Author Topic: Subtle Weathering  (Read 2684 times)

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Mark5

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Subtle Weathering
« on: October 06, 2006, 10:17:54 AM »
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I tend to want weathering that is more on the subtle side. In the era I model it seems that with the constant mergers (and the accompanying repaints) and so forth not as many delapidated cars were around as in todays railroad world.

I admire Ryourstone's work a bunch:





Can anyone point me to an online "how to" on this, or a magazine issue?

I'd prefer an N scale modeler, as some aspects of weathering N would be somewhat different than say HO or other scales.

Thanks!

tom mann

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Re: Subtle Weathering
« Reply #1 on: October 06, 2006, 10:21:23 AM »
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Check out Rich's article in NSR a few summers ago. 

Mark5

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Re: Subtle Weathering
« Reply #2 on: October 06, 2006, 10:31:47 AM »
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Check out Rich's article in NSR a few summers ago. 

Thanks!

Looks like that one's (Jul/Aug 2004) unavailable:

http://www.nscalerailroadn.com/Backissues.html  :-[

I would'nt object if someone could scan it for me!  ;D

Meanwhile I did find this which has some hints:

http://crcyc.railfan.net/model/yourstone/pcbox.html


Sokramiketes

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Re: Subtle Weathering
« Reply #3 on: October 09, 2006, 03:48:16 PM »
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The article is definitely worth finding.  In it, Rich shows a step-by-step for a standard boxcar red 40' boxcar.  Most of the shock and awe weatherers choose gray or yellow or jade green cars to show off their rust.  I find these easier to weather than the standard black and boxcar red cars that were the majority of most fleets in the transition era.  I could use more good techniques for boring cars too.

Mike

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ryourstone

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Re: Subtle Weathering
« Reply #4 on: October 15, 2006, 09:13:35 PM »
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Thanks NandW!

Technique I used on those cars is the same as outlined in the article - an airbrushed fade coat and underframe, grime acrylic wash, some acrylic detailing, and finishing touches with pastels. On the express boxcar I airbushed some of the underframe color along the bottom of the car too.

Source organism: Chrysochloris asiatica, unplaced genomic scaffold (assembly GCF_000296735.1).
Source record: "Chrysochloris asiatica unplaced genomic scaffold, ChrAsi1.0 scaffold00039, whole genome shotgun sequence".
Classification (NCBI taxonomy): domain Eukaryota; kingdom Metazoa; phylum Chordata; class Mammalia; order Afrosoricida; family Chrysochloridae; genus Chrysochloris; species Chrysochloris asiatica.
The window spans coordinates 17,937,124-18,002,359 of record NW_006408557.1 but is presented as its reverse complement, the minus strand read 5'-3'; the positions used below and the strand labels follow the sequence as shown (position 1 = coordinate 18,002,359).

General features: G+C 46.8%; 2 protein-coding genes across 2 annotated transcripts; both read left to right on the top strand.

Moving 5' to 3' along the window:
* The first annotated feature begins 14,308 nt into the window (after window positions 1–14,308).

Here's one where I think I did my best Non-weathering:



-Rich

tom mann

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Re: Subtle Weathering
« Reply #5 on: October 15, 2006, 09:21:54 PM »
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Rich, some of the best stuff I've ever done is a result of you giving me paint formulas...like 2/3 rust 1/3 grimy black for a nice greenish grime.  Did you discover any more formulas that work well?

ryourstone

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Re: Subtle Weathering
« Reply #6 on: October 15, 2006, 09:36:50 PM »
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Nope that one is still the formula I use as a starting point for trucks, underframes, track, etc. The same color can be mixed with acrylics using Raw Sienna, Raw Umber, Black, and White.

-Rich

cr6841

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Re: Subtle Weathering
« Reply #7 on: October 16, 2006, 02:52:50 AM »
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Nope that one is still the formula I use as a starting point for trucks, underframes, track, etc. The same color can be mixed with acrylics using Raw Sienna, Raw Umber, Black, and White.

-Rich


rich,

          even though i am HO scale, i still admire your work. it's not over-done, and looks very natural. great job as always!

matt arentzen
northeastrailworks.com

Mark5

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Re: Subtle Weathering
« Reply #8 on: October 16, 2006, 09:59:05 AM »
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Check out Rich's article in NSR a few summers ago. 

Thanks!

Looks like that one's (Jul/Aug 2004) unavailable:

http://www.nscalerailroadn.com/Backissues.html  :-[



BTW, someone pointed out that in my zeal I missed the fact that on the page above it says in somewhat smaller print that "all issues are still available" - so place your orders!

MrKLUKE

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« Reply #9 on: November 25, 2006, 01:25:33 AM »
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« Last Edit: August 05, 2016, 12:29:51 AM by MrKLUKE »